• further biopsies of nearby lymph nodes – the lymph nodes are glands throughout the body that are part of the immune system.

Treatment of mouth cancer

Treatment depends on the type of mouth cancer, where it is and how far it has spread. Your doctor will discuss your treatment options with you. There are three main treatments for mouth cancer.


Surgery (including the use of lasers) involves removing just the affected tissue. How much surgery is needed depends on how much tissue is affected. Surgery is sometimes followed by chemotherapy or radiotherapy treatment to make sure all the cancer cells are destroyed.

Non-surgical treatments

  • Radiotherapy. Radiation is used to kill cancer cells
  • Chemotherapy. Anti-cancer drugs are used to destroy cancer cells. They are usually injected into a vein but sometimes may be given as tablets
  • Biological therapy. Special manufactured monoclonal antibodies are used to block areas on the surface of cancer cells that can trigger growth. Radiotherapy is then used to destroy the cancer cells. This is a new treatment and is approved for use only in advanced squamous cell cancer of the head and neck.

Prevention of mouth cancer

Simple lifestyle changes can reduce your risk of mouth cancer. These include:

  • visiting your dentist for regular check-ups
  • looking for any changes in your mouth, such as sore patches or ulcers that don't heal, and report them to your GP
  • not smoking
  • not chewing tobacco
  • drinking only in moderation, keeping under the recommended limit
  • eating a healthy diet with at least five portions of fruit and vegetables a day
  • protecting your skin from sunlight and other UV exposure such as sunbeds. Wear sunblock on your lips; stay out of the sun between 10am and 3pm; and wear a wide-brimmed hat to protect your face.

Further Information

Cancer Council Australia


Australian Health Ministers' Advisory Council Steering Committee for National Planning of Oral Health.Oral health of Australians: national planning for oral health improvement. Final report. [online] Adelaide, SA: South Australian Department of Human Services. 2001 [accessed 14 Jul 2011] Available from:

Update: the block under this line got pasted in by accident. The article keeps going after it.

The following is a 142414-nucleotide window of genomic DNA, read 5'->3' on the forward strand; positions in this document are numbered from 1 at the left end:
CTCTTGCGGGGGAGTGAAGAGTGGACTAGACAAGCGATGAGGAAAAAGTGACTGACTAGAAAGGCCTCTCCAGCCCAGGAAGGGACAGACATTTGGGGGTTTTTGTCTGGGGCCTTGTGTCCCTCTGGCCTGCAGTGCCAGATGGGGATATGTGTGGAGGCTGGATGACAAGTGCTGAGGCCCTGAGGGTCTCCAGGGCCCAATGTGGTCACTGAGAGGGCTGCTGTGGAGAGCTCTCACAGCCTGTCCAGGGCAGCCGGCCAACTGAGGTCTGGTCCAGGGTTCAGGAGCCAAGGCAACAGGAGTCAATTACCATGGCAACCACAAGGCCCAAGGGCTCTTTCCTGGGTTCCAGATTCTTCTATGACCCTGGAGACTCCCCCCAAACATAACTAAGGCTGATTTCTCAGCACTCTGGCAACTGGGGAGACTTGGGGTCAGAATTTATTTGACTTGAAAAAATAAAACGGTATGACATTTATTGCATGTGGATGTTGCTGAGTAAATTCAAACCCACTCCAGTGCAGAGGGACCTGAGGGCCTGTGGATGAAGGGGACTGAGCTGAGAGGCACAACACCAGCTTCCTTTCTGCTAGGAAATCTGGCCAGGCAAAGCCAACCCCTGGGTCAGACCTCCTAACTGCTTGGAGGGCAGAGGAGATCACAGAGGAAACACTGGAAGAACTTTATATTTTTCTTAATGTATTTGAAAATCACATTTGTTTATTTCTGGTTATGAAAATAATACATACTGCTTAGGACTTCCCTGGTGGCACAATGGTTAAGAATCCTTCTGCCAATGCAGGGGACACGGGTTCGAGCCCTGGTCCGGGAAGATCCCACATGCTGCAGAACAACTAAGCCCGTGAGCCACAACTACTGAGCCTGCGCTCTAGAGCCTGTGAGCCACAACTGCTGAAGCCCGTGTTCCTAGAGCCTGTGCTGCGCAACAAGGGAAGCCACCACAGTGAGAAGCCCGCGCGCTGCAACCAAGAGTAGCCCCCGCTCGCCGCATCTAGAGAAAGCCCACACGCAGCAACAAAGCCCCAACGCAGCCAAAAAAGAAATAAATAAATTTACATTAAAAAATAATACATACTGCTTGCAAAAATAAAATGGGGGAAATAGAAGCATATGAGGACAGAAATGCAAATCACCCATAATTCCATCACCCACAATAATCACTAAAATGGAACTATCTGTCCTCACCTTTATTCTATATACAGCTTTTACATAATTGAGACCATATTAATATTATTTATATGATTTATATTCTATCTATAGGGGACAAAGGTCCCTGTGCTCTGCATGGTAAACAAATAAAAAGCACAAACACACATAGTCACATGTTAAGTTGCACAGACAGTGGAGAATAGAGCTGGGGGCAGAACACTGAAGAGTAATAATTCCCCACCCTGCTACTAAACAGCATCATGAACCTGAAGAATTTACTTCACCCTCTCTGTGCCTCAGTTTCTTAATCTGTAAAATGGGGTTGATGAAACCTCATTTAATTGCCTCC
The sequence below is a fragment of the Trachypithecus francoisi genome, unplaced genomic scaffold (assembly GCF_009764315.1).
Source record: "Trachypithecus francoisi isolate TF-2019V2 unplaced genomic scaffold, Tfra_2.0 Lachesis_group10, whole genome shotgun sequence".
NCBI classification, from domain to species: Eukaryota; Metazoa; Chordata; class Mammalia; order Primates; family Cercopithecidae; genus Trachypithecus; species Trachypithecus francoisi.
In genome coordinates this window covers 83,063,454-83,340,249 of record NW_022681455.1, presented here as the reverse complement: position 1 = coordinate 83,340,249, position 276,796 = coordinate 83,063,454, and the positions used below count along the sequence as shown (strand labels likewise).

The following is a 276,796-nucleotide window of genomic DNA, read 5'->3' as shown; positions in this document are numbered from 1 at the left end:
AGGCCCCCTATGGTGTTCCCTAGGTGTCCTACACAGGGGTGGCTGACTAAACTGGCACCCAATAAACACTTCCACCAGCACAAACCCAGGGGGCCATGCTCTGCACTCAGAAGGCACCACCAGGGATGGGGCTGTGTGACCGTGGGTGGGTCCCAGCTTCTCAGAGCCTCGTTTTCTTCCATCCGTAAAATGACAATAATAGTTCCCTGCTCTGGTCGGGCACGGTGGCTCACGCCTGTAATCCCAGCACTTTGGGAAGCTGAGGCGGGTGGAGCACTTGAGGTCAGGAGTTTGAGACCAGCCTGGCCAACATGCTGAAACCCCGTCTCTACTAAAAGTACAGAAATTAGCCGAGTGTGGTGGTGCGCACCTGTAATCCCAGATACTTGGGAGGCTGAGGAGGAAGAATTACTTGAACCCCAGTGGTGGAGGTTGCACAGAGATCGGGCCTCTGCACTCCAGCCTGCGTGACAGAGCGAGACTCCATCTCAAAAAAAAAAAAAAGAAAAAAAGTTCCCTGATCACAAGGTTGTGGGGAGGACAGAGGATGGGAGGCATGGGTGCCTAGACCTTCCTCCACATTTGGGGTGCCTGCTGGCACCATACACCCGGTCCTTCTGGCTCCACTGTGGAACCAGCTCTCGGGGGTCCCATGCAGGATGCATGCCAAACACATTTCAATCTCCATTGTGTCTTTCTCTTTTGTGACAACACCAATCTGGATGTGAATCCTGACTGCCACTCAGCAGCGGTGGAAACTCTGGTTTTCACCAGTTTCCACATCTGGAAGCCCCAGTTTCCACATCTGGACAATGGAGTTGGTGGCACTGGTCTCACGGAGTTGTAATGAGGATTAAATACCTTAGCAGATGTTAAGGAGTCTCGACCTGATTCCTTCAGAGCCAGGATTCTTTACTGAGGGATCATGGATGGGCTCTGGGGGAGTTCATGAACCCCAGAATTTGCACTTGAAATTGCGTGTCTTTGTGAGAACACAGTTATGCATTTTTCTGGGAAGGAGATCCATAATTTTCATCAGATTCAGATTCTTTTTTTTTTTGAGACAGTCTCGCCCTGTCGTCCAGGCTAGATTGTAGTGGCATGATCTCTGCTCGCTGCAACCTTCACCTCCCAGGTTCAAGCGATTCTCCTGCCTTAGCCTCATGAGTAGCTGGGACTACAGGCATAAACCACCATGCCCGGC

Better Health Channel. Mouth cancer. [online] Melbourne, VIC: State Government of Victoria. c1999-2010 [Last reviewed Nov 2010, accessed 7 Jul 2011] Available from:

British Association of Oral and Maxillofacial Surgeons (BAOMS). Staging for oral cancer. [online] London, UK: BAOMS. 2007 [Accessed 12 Jul 2011] Available from:

Department of Human Services Victoria. Oral health guidelines for Victorians. Melbourne: Department of Human Services Victoria. 2003.

National Institute for Health and Clinical Excellence (NICE). Service guidance on improving outcomes in head and neck cancers. [online] Nov 2004 [accessed 14 Jul 2011] Available from:

Product information: Erbitux (cetuximab) 5mg/mL [online]. 2010 [Last updated Feb 2011, accessed 14 Jul 2011] Available from: (PDF, 151Kb)

Rossi S (ed). Australian Medicines Handbook. Adelaide: Australian Medicines Handbook. 2011.

Simon C Everitt H Kendrick T. Oxford Handbook of General Practice. 2nd ed. Oxford: Oxford University Press. 2005: 910.

Last published: 30 July 2011

This information has been developed and reviewed for Bupa by health professionals. To the best of their knowledge it is current and based on reputable sources of medical research. It should be used as a guide only and should not be relied upon as a substitute for professional medical or other health professional advice.